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The Madrid Protocol

The Madrid Protocol provides an option to file one international trade mark application across a number of participating countries. However, there are several things to consider when choosing this approach.


When filing international trade mark applications from New Zealand or Australia it is possible to:

  1. file directly in each country of interest; or

  2. for certain countries that are party to what is called the Madrid Protocol, file one international application designating those participating countries of interest.

Filing an international trade mark application through the Madrid Protocol can be cheaper. Generally, the more countries and classes of interest you wish to register your trade mark for, the more cost effective the Madrid Protocol is.  This includes the initial upfront fees, as well as future renewal fees or transaction fees for changing the owner or address, for example.

However there are certain things you need to consider when deciding whether to use the Madrid Protocol or file in individual countries, which are detailed below.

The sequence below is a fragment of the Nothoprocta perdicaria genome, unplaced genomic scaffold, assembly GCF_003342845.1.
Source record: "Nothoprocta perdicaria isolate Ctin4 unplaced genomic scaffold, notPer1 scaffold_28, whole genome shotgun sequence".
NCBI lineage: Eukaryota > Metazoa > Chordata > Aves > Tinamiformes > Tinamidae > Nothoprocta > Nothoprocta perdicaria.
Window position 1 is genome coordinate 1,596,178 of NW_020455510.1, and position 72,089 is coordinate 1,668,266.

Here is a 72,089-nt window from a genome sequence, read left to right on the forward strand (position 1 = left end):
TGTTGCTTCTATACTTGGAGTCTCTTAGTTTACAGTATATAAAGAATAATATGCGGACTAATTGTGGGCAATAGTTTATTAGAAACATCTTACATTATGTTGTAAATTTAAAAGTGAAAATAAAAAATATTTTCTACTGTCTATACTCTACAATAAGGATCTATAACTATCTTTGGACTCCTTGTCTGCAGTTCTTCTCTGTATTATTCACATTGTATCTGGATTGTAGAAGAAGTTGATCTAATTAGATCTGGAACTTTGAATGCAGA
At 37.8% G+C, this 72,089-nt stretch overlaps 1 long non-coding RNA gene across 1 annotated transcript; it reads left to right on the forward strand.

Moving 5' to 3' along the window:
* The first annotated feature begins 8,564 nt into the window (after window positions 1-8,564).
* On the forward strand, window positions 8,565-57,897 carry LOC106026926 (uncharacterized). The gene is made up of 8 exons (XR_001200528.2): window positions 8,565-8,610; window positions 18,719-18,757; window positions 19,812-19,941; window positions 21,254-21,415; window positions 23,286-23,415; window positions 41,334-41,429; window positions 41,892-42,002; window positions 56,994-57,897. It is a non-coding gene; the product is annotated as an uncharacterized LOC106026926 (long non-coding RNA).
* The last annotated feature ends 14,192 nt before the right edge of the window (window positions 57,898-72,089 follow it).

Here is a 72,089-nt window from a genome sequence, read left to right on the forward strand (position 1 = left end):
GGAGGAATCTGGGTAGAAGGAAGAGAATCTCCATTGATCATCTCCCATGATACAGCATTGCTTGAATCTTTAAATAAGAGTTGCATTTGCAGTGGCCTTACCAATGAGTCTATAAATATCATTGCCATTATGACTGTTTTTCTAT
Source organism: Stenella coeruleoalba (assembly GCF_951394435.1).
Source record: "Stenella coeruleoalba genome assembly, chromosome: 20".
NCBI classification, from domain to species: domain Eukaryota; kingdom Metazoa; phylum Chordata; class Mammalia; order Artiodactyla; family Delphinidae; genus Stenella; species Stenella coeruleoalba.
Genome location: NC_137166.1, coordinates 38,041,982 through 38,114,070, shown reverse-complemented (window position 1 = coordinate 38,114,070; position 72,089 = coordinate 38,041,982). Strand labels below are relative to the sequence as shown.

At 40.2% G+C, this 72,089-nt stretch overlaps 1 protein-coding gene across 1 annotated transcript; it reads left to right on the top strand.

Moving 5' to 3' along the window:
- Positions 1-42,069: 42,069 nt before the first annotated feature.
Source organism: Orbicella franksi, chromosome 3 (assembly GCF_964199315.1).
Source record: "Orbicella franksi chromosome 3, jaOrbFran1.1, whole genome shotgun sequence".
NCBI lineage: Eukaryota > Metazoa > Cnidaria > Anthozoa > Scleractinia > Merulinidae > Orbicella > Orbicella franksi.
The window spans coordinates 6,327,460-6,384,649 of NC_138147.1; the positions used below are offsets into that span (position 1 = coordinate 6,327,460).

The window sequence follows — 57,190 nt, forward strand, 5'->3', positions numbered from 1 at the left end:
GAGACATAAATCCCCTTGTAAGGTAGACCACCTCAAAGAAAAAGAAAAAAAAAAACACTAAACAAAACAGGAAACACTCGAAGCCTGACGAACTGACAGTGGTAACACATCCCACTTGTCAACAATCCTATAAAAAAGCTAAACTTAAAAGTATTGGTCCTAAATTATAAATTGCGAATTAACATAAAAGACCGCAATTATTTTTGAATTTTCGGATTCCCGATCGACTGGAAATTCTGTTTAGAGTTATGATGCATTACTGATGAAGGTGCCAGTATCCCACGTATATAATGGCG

What you need to know about using The Madrid Protocol

  • The Madrid Protocol registration is dependent on the New Zealand or Australian application (known as the parent application) for 5 years. If the parent application is not registered or is cancelled during this time, for whatever reason, then all applications stemming from the Madrid Protocol application would be vulnerable to cancellation. Filing directly in each country avoids this possibility.

  • Another thing to be aware of is that under the Madrid Protocol the description of goods and services is initially restricted to what was filed for under the parent application.  This means there are, depending on the particular countries, sometimes administrative objections for non-compliance with local law.  These issues are normally easily addressed but can incur extra fees. Filing directly in each country allows the initial application to be tailored to help to avoid these kinds of issues.

  • The Madrid Protocol registrations cannot be assigned to an owner that is not subject to a country that is party to the Madrid Protocol, which may affect future sales.  However, whether this is a concern depends on the circumstances and is unlikely to affect most companies.

Ultimately, whether to file international trade mark applications under the Madrid Protocol or to file directly in each country depends on the countries and classes of interest.   We can advise on the best options for your circumstances.

Seeking International Trade mark advice?

We offer free 30-minute consultations to find out about your business, your intellectual property needs, and how we can help support your goals.